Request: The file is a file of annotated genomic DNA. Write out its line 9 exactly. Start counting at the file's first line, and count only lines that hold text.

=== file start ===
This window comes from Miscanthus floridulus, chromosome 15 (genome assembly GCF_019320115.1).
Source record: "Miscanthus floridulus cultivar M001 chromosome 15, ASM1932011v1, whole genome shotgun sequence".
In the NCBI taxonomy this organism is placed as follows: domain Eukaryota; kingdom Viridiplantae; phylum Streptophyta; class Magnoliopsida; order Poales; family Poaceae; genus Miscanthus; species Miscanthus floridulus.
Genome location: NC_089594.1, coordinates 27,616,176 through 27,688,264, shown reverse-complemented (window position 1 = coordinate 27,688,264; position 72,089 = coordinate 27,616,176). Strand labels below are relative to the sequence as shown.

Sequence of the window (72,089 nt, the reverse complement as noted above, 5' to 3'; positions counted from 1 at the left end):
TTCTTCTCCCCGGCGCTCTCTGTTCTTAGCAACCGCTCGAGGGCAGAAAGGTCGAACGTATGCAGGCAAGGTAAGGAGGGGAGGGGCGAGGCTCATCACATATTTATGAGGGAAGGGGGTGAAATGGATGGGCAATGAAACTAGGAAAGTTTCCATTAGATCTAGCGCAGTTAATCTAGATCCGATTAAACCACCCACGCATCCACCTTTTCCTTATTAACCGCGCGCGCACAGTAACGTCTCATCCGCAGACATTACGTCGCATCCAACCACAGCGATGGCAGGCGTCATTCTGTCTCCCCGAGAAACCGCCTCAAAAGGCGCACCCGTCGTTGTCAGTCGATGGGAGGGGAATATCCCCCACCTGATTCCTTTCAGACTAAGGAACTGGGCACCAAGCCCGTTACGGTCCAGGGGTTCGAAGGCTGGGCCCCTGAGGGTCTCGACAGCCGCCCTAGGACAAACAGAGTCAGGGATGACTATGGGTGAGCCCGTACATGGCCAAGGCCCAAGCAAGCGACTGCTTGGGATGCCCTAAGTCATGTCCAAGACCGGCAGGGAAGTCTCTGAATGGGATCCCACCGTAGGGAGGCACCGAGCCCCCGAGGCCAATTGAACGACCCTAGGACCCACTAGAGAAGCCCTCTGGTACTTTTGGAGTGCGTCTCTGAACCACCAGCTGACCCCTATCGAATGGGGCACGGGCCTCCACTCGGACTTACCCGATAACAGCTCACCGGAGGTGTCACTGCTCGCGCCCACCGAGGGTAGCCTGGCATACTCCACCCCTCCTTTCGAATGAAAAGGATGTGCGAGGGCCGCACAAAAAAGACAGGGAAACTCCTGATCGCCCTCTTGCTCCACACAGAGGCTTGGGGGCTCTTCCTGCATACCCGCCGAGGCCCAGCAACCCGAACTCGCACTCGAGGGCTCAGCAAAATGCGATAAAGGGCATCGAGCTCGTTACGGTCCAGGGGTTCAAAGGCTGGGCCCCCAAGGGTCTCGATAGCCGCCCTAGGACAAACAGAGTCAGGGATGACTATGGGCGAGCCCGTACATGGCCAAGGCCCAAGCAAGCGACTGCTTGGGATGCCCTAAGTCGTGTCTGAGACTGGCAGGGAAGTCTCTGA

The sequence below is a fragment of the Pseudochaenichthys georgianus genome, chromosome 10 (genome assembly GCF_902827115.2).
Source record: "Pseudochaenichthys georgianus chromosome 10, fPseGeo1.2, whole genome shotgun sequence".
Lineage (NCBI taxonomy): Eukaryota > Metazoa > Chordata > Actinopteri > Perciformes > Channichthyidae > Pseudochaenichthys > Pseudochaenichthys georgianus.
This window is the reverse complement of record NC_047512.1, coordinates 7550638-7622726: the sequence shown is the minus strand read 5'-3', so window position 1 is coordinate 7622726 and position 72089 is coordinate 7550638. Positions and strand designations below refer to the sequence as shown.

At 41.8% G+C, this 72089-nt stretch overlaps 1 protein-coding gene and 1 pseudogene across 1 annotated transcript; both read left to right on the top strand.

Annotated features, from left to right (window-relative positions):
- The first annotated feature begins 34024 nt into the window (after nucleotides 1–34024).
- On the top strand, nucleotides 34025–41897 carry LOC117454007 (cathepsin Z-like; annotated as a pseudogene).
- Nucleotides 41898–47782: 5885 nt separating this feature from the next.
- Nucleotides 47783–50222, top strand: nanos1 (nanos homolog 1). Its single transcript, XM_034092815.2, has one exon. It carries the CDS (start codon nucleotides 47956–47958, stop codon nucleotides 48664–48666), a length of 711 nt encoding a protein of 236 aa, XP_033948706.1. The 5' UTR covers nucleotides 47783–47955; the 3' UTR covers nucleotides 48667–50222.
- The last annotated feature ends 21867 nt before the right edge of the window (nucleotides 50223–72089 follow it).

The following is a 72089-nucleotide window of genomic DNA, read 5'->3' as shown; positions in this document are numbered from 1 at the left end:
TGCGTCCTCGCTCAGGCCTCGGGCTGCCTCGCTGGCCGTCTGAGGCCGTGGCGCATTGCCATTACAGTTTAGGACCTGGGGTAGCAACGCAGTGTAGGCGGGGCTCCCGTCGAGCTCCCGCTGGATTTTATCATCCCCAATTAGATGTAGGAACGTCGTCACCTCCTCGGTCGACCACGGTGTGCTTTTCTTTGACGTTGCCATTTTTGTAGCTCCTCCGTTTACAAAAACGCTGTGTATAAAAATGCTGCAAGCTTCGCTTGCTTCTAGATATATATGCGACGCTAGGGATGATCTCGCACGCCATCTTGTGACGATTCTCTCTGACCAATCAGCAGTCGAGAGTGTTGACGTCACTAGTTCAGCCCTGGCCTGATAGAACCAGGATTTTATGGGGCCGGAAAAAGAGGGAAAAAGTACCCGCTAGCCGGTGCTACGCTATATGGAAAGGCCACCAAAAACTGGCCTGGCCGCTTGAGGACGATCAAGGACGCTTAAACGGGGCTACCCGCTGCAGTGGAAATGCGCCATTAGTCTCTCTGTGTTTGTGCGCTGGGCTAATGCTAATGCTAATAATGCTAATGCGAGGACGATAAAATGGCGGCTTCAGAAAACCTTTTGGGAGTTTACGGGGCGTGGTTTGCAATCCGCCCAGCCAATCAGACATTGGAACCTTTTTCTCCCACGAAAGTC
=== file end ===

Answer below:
Lineage (NCBI taxonomy): Eukaryota > Metazoa > Chordata > Actinopteri > Perciformes > Channichthyidae > Pseudochaenichthys > Pseudochaenichthys georgianus.